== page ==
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A 'war for credibility'? Experts voice Syria concerns on 'MHP'

Less than four hours before President Obama addressed the nation about Syria and indicated he'd leave it to Congress, a panel of international relations and Mi
Syria violence - Jamil Smith - 9/4/2013
A Free Syrian Army fighter sits atop a flight of stairs near the Grand Umayyad mosque in Aleppo, September 3, 2013.

Less than four hours before President Obama addressed the nation about Syria and indicated he'd leave it to Congress, a panel of international relations and Middle East experts discussed the idea of American credibility and the government’s sense of responsibility on Melissa Harris-Perry.

While Secretary of State Kerry has argued that the Assad regime’s use of chemical weapons presents a national security threat, and President Obama has assured that inaction risks “making a mockery of the global prohibition on the use of chemical weapons,” host Melissa Harris-Perry asked her panel whether striking the Assad regime would be enough to establish the United States as a strong world force that stands against chemical warfare.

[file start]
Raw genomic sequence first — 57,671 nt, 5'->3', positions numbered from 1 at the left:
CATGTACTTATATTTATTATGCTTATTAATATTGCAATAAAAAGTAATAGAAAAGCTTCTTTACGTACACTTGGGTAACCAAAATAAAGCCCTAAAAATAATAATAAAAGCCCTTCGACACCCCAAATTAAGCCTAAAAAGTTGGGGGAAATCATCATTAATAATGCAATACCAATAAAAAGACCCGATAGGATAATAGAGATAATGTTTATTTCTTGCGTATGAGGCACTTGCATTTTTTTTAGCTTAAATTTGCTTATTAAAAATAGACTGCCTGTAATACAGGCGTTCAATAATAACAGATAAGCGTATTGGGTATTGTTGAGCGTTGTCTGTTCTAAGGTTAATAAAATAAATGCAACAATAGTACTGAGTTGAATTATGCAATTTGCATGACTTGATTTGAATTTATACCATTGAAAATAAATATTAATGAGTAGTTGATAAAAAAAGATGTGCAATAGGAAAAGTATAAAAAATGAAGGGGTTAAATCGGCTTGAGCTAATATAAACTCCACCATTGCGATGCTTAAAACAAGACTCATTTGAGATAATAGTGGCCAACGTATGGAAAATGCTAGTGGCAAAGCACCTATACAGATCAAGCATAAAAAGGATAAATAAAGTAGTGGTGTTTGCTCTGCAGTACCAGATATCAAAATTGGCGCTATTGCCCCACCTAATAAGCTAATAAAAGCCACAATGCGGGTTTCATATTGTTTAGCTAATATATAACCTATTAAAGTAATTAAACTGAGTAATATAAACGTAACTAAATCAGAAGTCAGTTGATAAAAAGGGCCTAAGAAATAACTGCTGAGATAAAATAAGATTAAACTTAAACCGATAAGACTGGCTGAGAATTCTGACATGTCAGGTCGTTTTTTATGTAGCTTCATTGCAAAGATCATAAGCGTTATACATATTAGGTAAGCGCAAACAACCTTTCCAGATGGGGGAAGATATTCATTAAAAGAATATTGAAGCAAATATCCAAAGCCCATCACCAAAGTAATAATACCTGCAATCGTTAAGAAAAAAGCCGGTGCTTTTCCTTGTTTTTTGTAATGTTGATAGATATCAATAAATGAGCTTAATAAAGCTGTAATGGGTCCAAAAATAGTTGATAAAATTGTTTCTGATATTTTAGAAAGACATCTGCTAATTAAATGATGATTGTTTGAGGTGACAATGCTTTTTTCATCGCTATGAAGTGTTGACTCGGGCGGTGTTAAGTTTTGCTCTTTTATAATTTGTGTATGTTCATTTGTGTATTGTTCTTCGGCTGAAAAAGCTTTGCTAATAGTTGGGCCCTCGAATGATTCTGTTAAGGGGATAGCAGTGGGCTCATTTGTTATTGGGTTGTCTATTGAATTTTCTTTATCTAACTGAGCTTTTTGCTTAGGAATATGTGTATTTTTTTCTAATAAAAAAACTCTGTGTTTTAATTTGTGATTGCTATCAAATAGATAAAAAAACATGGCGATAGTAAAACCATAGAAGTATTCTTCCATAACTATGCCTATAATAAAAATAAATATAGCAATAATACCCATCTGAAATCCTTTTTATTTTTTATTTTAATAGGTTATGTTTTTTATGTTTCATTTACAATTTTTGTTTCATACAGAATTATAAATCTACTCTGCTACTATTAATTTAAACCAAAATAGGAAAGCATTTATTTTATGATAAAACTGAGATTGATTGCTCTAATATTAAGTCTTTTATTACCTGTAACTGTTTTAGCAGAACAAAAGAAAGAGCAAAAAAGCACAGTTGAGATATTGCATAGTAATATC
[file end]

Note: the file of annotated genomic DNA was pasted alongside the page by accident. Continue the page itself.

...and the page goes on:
P.J. Crowley, the former U.S. Assistant Secretary of State for Public Affairs, acknowledged that the planned strike is limited in scope and avoids the involvement of U.S. troops on the ground.

“What’s remarkable about the argument for this attack is gone is the transformative language of 10 years ago or even two years ago,” said Crowley. “This is a sober, realistic assessment of what can be done. It’s a limited step.”

READ: Adam Serwer with a closer look at Obama's "broad" Syria strike plan

Crowley went on to warn that a missile strike might be the first of many more potential levels of involvement with Syria, as military participation beyond the possible missile launch might be necessary to curb the increasing violence in the Syrian civil war.

MSNBC military analyst Jack Jacobs, a retired Army colonel and Medal of Honor recipient, agreed that if the United States launches the cruise missiles, then effectively preventing the atrocities of chemical warfare and maintaining America’s credibility as a world force might necessitate additional, prolonged military action.